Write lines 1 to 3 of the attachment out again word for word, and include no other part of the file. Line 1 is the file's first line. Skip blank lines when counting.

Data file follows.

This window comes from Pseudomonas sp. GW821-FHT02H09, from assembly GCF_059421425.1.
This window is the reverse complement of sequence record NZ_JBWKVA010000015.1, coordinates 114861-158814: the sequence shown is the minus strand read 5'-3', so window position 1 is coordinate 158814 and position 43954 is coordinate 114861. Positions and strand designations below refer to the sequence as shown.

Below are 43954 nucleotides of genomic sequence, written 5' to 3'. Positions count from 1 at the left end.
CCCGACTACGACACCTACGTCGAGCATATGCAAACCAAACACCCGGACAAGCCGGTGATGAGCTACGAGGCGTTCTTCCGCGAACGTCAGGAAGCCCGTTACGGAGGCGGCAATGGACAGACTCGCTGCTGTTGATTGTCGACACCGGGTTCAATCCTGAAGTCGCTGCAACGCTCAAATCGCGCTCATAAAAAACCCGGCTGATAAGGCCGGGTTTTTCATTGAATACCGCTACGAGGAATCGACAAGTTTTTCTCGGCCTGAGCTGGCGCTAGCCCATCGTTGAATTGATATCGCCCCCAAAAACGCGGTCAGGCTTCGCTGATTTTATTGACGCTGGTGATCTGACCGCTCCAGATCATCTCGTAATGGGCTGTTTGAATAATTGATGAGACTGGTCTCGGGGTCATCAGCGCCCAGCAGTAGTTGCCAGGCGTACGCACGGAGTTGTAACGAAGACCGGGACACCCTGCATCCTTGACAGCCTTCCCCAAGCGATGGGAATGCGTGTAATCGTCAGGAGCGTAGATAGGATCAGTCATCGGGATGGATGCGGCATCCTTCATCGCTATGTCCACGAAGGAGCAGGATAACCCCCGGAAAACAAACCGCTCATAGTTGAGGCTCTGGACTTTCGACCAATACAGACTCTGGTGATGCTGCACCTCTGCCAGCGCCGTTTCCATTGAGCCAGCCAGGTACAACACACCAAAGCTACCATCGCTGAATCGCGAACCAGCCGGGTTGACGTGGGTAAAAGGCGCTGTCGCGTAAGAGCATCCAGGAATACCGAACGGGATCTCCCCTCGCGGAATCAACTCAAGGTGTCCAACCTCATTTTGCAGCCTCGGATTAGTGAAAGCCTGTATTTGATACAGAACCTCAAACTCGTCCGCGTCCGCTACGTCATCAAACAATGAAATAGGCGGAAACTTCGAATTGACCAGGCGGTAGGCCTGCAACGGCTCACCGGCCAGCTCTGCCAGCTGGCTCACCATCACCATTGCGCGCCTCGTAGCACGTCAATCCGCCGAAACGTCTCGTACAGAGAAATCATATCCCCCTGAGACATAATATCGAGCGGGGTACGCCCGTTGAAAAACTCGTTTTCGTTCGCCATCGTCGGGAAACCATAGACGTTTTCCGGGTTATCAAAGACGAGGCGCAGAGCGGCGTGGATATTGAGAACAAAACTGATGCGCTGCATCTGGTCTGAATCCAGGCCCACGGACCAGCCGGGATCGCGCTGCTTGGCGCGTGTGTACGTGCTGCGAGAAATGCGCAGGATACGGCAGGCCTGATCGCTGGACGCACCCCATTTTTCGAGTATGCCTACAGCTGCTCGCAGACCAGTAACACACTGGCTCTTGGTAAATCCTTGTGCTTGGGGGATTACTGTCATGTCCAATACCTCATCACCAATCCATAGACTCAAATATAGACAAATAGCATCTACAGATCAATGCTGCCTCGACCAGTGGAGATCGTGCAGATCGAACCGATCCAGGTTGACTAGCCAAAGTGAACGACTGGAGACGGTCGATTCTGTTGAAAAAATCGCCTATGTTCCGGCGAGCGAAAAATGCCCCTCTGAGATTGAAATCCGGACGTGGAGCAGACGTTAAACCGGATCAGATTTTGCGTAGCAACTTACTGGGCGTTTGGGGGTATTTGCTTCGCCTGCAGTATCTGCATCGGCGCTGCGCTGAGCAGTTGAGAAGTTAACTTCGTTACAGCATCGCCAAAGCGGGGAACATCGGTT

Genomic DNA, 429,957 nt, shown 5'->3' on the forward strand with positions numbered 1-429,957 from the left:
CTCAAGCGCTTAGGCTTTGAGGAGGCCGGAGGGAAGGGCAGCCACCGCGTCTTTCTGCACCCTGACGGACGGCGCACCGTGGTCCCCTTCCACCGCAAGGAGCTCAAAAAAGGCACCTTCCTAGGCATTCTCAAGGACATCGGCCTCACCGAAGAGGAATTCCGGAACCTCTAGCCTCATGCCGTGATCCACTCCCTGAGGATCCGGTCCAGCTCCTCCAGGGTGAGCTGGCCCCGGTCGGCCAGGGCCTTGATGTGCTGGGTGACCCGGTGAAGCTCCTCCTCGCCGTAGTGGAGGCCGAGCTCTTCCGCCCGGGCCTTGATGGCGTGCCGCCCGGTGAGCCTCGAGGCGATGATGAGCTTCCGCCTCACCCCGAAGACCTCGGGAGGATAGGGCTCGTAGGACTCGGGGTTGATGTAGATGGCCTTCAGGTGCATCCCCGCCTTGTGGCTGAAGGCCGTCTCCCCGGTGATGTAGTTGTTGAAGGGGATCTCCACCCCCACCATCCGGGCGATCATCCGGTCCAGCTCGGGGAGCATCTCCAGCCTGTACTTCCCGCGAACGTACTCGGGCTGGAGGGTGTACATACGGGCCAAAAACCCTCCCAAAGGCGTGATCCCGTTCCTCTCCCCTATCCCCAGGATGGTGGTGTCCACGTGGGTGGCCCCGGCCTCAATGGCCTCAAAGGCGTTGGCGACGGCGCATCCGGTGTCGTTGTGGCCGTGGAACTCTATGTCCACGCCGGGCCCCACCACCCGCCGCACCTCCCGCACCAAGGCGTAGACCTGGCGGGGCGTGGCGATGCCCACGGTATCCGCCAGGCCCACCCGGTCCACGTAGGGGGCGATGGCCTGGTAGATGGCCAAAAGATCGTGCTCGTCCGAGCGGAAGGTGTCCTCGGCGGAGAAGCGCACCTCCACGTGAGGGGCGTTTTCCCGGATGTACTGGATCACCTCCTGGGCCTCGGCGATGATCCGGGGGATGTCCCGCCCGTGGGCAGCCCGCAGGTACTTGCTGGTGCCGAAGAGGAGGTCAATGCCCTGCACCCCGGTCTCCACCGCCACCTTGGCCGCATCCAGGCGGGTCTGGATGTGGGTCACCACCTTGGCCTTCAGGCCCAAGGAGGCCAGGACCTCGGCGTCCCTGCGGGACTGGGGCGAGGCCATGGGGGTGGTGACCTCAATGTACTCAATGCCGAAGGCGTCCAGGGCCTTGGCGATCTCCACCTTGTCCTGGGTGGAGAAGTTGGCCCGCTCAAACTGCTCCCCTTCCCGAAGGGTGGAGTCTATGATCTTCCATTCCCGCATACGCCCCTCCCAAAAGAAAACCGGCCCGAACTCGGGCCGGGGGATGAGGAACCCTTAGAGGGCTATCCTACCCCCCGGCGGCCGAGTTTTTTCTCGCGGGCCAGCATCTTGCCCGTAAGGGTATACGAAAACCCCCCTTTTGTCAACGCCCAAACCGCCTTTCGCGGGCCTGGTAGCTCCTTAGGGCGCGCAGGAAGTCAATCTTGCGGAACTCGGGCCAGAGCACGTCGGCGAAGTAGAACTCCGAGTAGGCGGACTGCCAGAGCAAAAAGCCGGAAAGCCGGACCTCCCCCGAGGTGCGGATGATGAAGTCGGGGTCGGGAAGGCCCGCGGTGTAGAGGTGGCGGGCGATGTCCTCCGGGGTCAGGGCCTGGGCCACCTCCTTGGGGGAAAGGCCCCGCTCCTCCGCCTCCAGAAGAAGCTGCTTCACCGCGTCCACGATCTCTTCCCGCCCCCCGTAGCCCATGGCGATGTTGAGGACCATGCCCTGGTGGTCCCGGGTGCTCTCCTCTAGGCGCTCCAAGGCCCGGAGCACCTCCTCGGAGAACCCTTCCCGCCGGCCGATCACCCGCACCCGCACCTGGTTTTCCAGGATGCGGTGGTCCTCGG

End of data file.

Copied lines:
This window comes from Pseudomonas sp. GW821-FHT02H09, from assembly GCF_059421425.1.
This window is the reverse complement of sequence record NZ_JBWKVA010000015.1, coordinates 114861-158814: the sequence shown is the minus strand read 5'-3', so window position 1 is coordinate 158814 and position 43954 is coordinate 114861. Positions and strand designations below refer to the sequence as shown.

Below are 43954 nucleotides of genomic sequence, written 5' to 3'. Positions count from 1 at the left end.